As currencies collapsed and cost-of-living was driven up by the central banks, socialists came to power. Anti-Americanism flourished.
Later the backlash against neo-liberalism also came from countries like Chile where market reforms were constantly undermined by depreciating currencies. Santiago academics were a fanclub of Prebisch.
The International Monetary Fund (originally a New Dealer agency) invited the backlash by not fixing the central banks and supporting currency depreciation on ideas such as ‘overvalued’ currencies.
Every fiscal reform failed at the hands of depreciating currencies.
The so-called ‘overvaluation’ never went away in these countries, despite ever present depreciation.
Ideas like dependencia or the ‘Global South’ may have have been easy to push to anyone who had an inferiority complex and were prepared to believe that so-called ‘white’ people were capable of doing something they themselves could not do.
Singapore rejected these ideas outright.
“Singapore rejected conventional wisdom when it did not accord with rational analysis and its own experience,” Prime Minister Lee said.
“For example, in the 60s and 70s, it was politically correct to be anti-American and anti-MNC.
“The theology expounded by Latin Americans like Raul Prebisch was that MNC would reduce them to “dependancia”. We did not accept this.
“Instead we assiduously courted MNCs. They had the technology, know-how, techniques, expertise and the markets.
“We decided it was a fast way of learning on the job working for them and with them. Indeed they have been a powerful factor in Singapore’s growth.”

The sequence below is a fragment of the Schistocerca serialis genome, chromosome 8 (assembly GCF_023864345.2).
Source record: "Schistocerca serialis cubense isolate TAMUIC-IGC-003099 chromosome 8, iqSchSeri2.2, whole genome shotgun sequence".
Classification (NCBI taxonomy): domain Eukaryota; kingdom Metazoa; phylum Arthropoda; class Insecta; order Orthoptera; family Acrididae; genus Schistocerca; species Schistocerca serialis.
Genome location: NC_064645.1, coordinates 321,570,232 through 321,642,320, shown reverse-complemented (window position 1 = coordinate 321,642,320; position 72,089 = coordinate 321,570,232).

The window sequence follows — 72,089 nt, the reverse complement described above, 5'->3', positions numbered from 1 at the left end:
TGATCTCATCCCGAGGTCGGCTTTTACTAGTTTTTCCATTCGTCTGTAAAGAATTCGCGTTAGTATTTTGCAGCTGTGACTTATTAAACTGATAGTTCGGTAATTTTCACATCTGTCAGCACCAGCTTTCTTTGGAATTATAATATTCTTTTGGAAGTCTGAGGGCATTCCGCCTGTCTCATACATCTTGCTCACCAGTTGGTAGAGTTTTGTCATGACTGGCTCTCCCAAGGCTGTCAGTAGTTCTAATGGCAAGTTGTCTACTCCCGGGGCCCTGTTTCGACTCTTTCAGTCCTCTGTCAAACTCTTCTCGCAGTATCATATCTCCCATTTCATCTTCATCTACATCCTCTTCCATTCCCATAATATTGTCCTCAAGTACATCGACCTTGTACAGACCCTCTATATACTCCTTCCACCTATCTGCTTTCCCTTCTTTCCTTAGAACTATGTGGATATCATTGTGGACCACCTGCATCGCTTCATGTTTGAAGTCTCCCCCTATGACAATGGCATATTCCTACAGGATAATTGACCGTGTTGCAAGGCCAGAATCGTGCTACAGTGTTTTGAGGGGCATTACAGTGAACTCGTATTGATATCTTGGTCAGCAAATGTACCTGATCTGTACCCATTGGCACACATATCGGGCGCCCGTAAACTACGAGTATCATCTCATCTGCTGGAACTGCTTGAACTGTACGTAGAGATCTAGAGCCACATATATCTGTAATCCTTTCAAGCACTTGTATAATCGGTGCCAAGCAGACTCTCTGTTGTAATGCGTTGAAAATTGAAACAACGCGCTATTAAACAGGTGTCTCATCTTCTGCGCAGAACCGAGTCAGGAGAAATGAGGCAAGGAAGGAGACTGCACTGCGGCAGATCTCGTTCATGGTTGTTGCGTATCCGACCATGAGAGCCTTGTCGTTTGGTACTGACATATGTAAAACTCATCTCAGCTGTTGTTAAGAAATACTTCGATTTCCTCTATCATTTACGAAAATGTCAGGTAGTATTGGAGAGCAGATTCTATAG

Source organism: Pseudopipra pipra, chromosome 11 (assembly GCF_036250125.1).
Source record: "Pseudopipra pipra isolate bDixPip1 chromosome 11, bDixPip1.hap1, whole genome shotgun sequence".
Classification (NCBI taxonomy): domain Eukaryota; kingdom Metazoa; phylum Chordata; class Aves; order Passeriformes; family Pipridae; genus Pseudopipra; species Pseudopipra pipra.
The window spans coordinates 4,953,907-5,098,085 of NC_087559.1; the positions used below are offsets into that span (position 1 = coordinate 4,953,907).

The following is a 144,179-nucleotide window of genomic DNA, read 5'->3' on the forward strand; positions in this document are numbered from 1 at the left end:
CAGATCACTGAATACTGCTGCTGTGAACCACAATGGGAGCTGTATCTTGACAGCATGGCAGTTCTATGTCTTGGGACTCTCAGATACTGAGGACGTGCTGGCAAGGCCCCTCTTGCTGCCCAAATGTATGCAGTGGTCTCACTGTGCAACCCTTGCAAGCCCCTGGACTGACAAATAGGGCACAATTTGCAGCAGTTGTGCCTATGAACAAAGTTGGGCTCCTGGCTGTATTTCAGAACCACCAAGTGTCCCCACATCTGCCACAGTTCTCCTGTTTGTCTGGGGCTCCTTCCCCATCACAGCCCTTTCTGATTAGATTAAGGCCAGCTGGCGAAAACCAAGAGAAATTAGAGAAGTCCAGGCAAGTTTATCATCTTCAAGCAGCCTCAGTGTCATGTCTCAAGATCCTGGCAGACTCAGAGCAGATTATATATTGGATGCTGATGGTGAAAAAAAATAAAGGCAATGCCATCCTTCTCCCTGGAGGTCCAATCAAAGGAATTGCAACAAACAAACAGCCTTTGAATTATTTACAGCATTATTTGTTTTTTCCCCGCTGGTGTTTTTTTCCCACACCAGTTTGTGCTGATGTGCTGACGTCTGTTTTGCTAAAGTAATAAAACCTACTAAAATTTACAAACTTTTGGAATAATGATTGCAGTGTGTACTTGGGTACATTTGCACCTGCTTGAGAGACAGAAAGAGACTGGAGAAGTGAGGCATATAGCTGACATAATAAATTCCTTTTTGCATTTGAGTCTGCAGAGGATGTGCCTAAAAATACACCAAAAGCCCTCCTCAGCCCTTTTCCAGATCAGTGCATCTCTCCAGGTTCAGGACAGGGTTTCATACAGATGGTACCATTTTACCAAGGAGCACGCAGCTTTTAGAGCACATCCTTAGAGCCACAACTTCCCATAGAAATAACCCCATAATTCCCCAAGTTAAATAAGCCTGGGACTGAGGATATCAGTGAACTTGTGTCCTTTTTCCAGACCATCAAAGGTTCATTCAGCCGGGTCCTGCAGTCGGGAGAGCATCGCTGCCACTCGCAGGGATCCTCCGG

Monetary instability and economic nationalism were not the only cancers unleashed on the people by the new rulers who got control of the state machinery from former Colonial rulers.
The roots of most of Sri Lanka’s problems are also not new.
Outright ethno religious fascism, rarely if ever found under ancient kings, spread like cancer after self-determination, though it was festering earlier. Linguistic nationalism came in 1956 with the Sinhala only Act, through a law-making parliament created by the British.
Sri Lanka’s last King was Kannasamy Nayak (Sri Wickrema Rajasinghe) descending from the many wives of former kings imported from South India who nationalists would call a ‘Tamil’ or a Dravidian (South Indian).
Like French was widely used in Royal Courts around Europe where inter-marriage is the rule (The ‘British’ monarchs are ‘German’) Tamil was spoken in the Royal Court.
Kings in general had no problem with commoners having different languages or races – in fact, successful emperors rule over vast regions with people of many religions and races knighting even the most successful commoners among and taking them under their wing.
But in a democracy (read Popular Vote) appealing to the majority and discriminating against the minority was the easiest path to power.
This was a problem of many new countries given self-determination by Imperial powers. Without the vote, it had not been too much of a problem when Empires broke up in earlier ages.
It became a visible problem from the break-up of the Austro-Hungarian Empire in Europe in the 19th century, Turkey itself (Armenians) after the break-up of the Ottoman Empire as well as Africa and Asia where mainly European powers ruled in the 20th century.
This is what Prime Minister Lee told African leaders, where there were many tribes.
“The Singapore solution to the problems arising from its young nationhood has been a policy of deliberate gradualism in all issues which involve race, language, culture and religion,” PM Lee explained.
“We are 76 per cent Chinese, but of different clans speaking different dialects from different parts of China. We are 15 per cent Malay-Muslims from different parts of Malaysia and Indonesia. We are seven percent Indians from different parts of India. The rest came from Europe and other parts of Asia.